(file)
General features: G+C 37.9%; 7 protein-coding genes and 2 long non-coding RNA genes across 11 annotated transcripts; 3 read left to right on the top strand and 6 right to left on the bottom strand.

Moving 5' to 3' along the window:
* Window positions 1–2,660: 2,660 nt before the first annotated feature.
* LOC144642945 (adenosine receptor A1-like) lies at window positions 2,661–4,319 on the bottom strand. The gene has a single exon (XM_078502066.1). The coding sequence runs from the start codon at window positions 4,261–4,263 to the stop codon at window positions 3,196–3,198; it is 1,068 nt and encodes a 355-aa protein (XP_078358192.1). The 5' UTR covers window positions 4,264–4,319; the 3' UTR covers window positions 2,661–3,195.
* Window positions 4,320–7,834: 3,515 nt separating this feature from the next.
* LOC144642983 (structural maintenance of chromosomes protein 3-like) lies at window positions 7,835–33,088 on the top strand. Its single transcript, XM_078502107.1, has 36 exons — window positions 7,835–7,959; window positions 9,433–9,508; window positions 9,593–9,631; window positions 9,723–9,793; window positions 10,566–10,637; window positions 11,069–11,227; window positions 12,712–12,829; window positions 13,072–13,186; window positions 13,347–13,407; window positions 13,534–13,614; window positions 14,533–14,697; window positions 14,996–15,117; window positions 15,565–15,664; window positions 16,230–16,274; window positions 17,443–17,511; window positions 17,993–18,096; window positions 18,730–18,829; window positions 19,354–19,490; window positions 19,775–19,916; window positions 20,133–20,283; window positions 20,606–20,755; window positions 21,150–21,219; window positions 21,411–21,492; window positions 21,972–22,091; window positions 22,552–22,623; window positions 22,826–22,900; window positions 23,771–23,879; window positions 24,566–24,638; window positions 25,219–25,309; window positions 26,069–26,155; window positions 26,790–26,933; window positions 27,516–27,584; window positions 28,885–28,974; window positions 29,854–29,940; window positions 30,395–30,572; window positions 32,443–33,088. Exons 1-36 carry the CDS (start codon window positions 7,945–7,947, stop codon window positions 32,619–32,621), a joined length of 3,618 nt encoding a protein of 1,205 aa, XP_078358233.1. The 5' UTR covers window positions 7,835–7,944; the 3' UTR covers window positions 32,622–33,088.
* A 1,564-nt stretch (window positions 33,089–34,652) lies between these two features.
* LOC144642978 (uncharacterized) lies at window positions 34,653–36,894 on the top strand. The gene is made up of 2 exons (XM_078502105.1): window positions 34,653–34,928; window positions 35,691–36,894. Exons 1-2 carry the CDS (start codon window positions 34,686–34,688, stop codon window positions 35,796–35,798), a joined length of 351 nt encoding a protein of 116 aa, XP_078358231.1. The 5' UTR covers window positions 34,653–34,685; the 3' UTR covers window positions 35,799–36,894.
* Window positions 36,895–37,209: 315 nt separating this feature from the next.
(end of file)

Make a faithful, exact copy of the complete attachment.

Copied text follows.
General features: G+C 37.9%; 7 protein-coding genes and 2 long non-coding RNA genes across 11 annotated transcripts; 3 read left to right on the top strand and 6 right to left on the bottom strand.

Moving 5' to 3' along the window:
* Window positions 1–2,660: 2,660 nt before the first annotated feature.
* LOC144642945 (adenosine receptor A1-like) lies at window positions 2,661–4,319 on the bottom strand. The gene has a single exon (XM_078502066.1). The coding sequence runs from the start codon at window positions 4,261–4,263 to the stop codon at window positions 3,196–3,198; it is 1,068 nt and encodes a 355-aa protein (XP_078358192.1). The 5' UTR covers window positions 4,264–4,319; the 3' UTR covers window positions 2,661–3,195.
* Window positions 4,320–7,834: 3,515 nt separating this feature from the next.
* LOC144642983 (structural maintenance of chromosomes protein 3-like) lies at window positions 7,835–33,088 on the top strand. Its single transcript, XM_078502107.1, has 36 exons — window positions 7,835–7,959; window positions 9,433–9,508; window positions 9,593–9,631; window positions 9,723–9,793; window positions 10,566–10,637; window positions 11,069–11,227; window positions 12,712–12,829; window positions 13,072–13,186; window positions 13,347–13,407; window positions 13,534–13,614; window positions 14,533–14,697; window positions 14,996–15,117; window positions 15,565–15,664; window positions 16,230–16,274; window positions 17,443–17,511; window positions 17,993–18,096; window positions 18,730–18,829; window positions 19,354–19,490; window positions 19,775–19,916; window positions 20,133–20,283; window positions 20,606–20,755; window positions 21,150–21,219; window positions 21,411–21,492; window positions 21,972–22,091; window positions 22,552–22,623; window positions 22,826–22,900; window positions 23,771–23,879; window positions 24,566–24,638; window positions 25,219–25,309; window positions 26,069–26,155; window positions 26,790–26,933; window positions 27,516–27,584; window positions 28,885–28,974; window positions 29,854–29,940; window positions 30,395–30,572; window positions 32,443–33,088. Exons 1-36 carry the CDS (start codon window positions 7,945–7,947, stop codon window positions 32,619–32,621), a joined length of 3,618 nt encoding a protein of 1,205 aa, XP_078358233.1. The 5' UTR covers window positions 7,835–7,944; the 3' UTR covers window positions 32,622–33,088.
* A 1,564-nt stretch (window positions 33,089–34,652) lies between these two features.
* LOC144642978 (uncharacterized) lies at window positions 34,653–36,894 on the top strand. The gene is made up of 2 exons (XM_078502105.1): window positions 34,653–34,928; window positions 35,691–36,894. Exons 1-2 carry the CDS (start codon window positions 34,686–34,688, stop codon window positions 35,796–35,798), a joined length of 351 nt encoding a protein of 116 aa, XP_078358231.1. The 5' UTR covers window positions 34,653–34,685; the 3' UTR covers window positions 35,799–36,894.
* Window positions 36,895–37,209: 315 nt separating this feature from the next.